Where the big cats prowl...

Idube Game Re­serve has the high­est den­sity of preda­tors in the world coun­try­breaks

Weekend Argus (Saturday Edition) - - TRAVEL 2013 - PENNY KEARNS

THERE is a great deal of sub­stance to the claim that the Sabi Sands Game Re­serve is the best cat coun­try in the world. When you go for a game drive you ex­pect to see lion and leop­ard. You may even catch a glimpse the elu­sive wild dog, among many other crea­tures.

There is such an abun­dance of wildlife that it al­most seems there is no canned hunt­ing, but canned view­ing.

There are no fences be­tween the Idube (Ze­bra) Game Re­serve, part of Sabi Sands Re­serve, one of the largest pri­vately owned re­serves in South Africa, and the Kruger Na­tional Park, which means wild an­i­mals are free to roam at will. And they do, to the de­light of visi­tors, many of whom are over­seas tourists.

An­drew Gay­lord, who runs the four-star Idube with his part­ner, Lauren Grif­fiths, boasts that their re­serve has the high­est den­sity of preda­tors in the world.

“If you come here for two nights, you will see li­ons or leop­ards,” said Gay­lord. “There are no guar­an­tees, but the chances are very high.”

We were de­lighted to be able to re­in­force Gay­lord’s claim with pos­i­tive vis­ual ev­i­dence. On suc­ces­sive game drives we wit­nessed leop­ards perched high in trees as they bravely de­fended their kills of im­pala and nyala against hun­gry hyena and wild dogs. It was an awe­some spec­ta­cle as nine wild dogs leapt high in their at­tempt to drag the nyala to the ground. You can­not get bet­ter than that.

We also en­coun­tered a big pride of li­ons with eight cubs and three li­onesses. Three large males, look­ing suit­ably bored while won­der­ing where the next meal was com­ing from, watched pro­ceed­ings.

To­gether with other Big Five sight­ings, it all added up to some of the most ex­cit­ing mo­ments we have seen in 38 years of watch­ing game.

Idube was bought by Louis and Mar­i­lyn Marais in 1983 when there were no build­ings and few an­i­mals. Since then, they have de­vel­oped a suc­cess­ful com­mer­cial lodge. There are nine stan­dard sa­fari suites and two lux­ury Makubela suites, built three years ago.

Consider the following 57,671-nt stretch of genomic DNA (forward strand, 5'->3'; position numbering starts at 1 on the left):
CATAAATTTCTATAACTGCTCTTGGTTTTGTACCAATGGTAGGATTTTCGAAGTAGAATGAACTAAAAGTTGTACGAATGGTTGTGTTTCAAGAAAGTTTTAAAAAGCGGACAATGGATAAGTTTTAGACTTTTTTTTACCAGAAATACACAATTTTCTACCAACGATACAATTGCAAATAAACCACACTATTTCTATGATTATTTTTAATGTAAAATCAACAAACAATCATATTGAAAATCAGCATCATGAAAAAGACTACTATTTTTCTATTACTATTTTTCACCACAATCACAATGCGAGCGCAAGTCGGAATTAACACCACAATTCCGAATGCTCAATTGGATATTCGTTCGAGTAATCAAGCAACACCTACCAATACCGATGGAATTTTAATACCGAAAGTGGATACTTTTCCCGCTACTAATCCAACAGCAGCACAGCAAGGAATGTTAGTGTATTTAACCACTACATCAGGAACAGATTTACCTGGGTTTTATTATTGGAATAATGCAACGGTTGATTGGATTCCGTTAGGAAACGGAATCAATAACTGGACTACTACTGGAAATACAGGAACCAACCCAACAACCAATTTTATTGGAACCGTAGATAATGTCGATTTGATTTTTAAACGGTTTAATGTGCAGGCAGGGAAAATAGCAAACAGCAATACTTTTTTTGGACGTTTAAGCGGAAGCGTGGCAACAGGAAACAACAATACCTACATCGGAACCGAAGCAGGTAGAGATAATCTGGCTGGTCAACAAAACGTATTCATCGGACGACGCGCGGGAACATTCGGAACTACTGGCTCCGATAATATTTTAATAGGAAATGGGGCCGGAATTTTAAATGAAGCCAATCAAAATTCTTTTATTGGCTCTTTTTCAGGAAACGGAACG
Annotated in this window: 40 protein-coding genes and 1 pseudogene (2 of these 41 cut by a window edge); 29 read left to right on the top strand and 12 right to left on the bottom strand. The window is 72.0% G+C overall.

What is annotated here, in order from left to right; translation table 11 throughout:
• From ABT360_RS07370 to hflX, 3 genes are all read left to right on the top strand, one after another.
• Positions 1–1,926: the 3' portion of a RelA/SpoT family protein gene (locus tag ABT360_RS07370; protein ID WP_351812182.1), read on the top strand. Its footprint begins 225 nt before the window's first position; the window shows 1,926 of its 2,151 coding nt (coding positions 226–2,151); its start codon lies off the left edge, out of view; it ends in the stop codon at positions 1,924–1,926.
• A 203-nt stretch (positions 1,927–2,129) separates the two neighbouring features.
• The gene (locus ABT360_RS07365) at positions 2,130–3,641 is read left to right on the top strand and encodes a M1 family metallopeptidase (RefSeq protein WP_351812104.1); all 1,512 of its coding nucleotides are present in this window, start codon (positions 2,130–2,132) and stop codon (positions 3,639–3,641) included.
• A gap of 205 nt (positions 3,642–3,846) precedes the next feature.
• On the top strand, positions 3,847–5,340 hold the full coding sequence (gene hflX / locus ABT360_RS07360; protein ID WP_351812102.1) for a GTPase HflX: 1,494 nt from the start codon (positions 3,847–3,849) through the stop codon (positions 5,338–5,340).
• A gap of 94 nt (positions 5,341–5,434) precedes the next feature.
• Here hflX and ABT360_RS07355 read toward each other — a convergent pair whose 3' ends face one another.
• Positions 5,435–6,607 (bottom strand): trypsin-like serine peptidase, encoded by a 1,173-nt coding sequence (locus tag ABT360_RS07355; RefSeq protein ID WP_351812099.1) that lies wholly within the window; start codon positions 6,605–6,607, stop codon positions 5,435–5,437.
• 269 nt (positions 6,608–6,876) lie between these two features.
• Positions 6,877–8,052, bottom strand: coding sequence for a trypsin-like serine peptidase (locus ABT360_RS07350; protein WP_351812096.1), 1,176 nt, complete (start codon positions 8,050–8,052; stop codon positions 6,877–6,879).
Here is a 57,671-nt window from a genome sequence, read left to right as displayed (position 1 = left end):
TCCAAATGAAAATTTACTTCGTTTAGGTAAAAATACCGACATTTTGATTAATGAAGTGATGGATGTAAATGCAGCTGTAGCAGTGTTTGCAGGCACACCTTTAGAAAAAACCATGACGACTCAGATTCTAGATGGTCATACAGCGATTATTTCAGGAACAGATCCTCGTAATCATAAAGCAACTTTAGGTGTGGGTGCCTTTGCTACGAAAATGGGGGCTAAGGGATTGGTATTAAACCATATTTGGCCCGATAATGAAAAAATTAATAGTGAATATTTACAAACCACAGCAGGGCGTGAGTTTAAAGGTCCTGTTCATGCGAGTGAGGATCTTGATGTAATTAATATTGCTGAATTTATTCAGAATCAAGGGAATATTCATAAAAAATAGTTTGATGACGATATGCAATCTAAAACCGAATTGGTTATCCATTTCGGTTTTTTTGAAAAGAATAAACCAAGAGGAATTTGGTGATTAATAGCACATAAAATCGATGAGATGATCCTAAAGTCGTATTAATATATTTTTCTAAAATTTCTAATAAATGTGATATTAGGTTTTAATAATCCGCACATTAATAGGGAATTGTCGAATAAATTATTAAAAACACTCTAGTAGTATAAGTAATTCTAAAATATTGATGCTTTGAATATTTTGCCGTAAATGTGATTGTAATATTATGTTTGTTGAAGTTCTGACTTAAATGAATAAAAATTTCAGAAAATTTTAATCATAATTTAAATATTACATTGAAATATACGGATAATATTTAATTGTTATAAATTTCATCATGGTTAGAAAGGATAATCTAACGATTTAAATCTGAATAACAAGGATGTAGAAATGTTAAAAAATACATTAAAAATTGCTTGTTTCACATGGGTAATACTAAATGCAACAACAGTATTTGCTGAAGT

Visi­tors are never far from the ex­cite­ment that per­me­ates the camp.

A hyena vis­ited the kitchen while din­ner was be­ing pre­pared by Rosey the chef. She screamed and drove the an­i­mal away with a roll of tin foil.

A fe­male leop­ard called Hlaba n Kunzi, who lives up a tree out­side room No 4, has also vis­ited the kitchen and of­ten leaves her cub in the camp while she goes hunt­ing.

The amaz­ing staff take it all in their stride. They are, ac­cord­ing to Lauren, the key to the lodge’s suc­cess. “The staff are un­real,” she said. “There is an abun­dance of home-grown tal­ent who have huge re­spect for the lodge.”

Fur­ther to the south in the Kruger Na­tional Park, mid­way be­tween the Male­lane and Croc­o­dile Bridge gates, Idube’s five-star sis­ter, Lukimbi Sa­fari Lodge, of­fers as much beauty in its 15 000 hectare wilder­ness con­ces­sion.

Raised walk­ways lead to 16 lux­ury suites that have ex­cel­lent views of the Lwakahle River and the plains be­yond.

Th­ese abound with game, in­clud­ing ele­phant and buf­falo. Chee­tah are pop­u­lar visi­tors to the area.

Mam­moth en suite bath­rooms of­fer panoramic views and one won­ders who is watch­ing whom as one peers out at an in­quis­i­tive pass­ing vervet mon­key.

The ex­cel­lent cui­sine and the African boma make this lodge a big hit with tourists from as far afield as Ar­gentina, France, the US and Great Bri­tain.

Guests who find time or the en­ergy af­ter game drives and bush walks can work out in a gym­na­sium with a prime view of the bush. Con­fer­ence fa­cil­i­ties are avail­able.

For a ro­man­tic au­then­tic bush wed­ding, there is a chapel on site.

A great fam­ily feel is ex­pe­ri­enced at Lukimbi and with a brand-new baby in the lodge, the spe­cial chil­dren’s pro­gramme will also come in handy for par­ents.

Say­ing our farewells, we get the easy of­fer of “pop in when­ever you are in the area”. One is sorely tempted to re­turn in the not-too-dis­tant fu­ture.

● Kearns’s stay was hosted by Idube Lodge. Call 011 431 1120, fax 011 431 3597 or e- mail: idu­beres@global.co.za or info@lukimbi.com.

ON GUARD: Leop­ards perched high in trees as they de­fended their kills of im­pala and nyala from hun­gry hyena and wild dogs at Idube.

A PLACE TO CHILL: Re­laxed liv­ing at Idube Game Re­serve.

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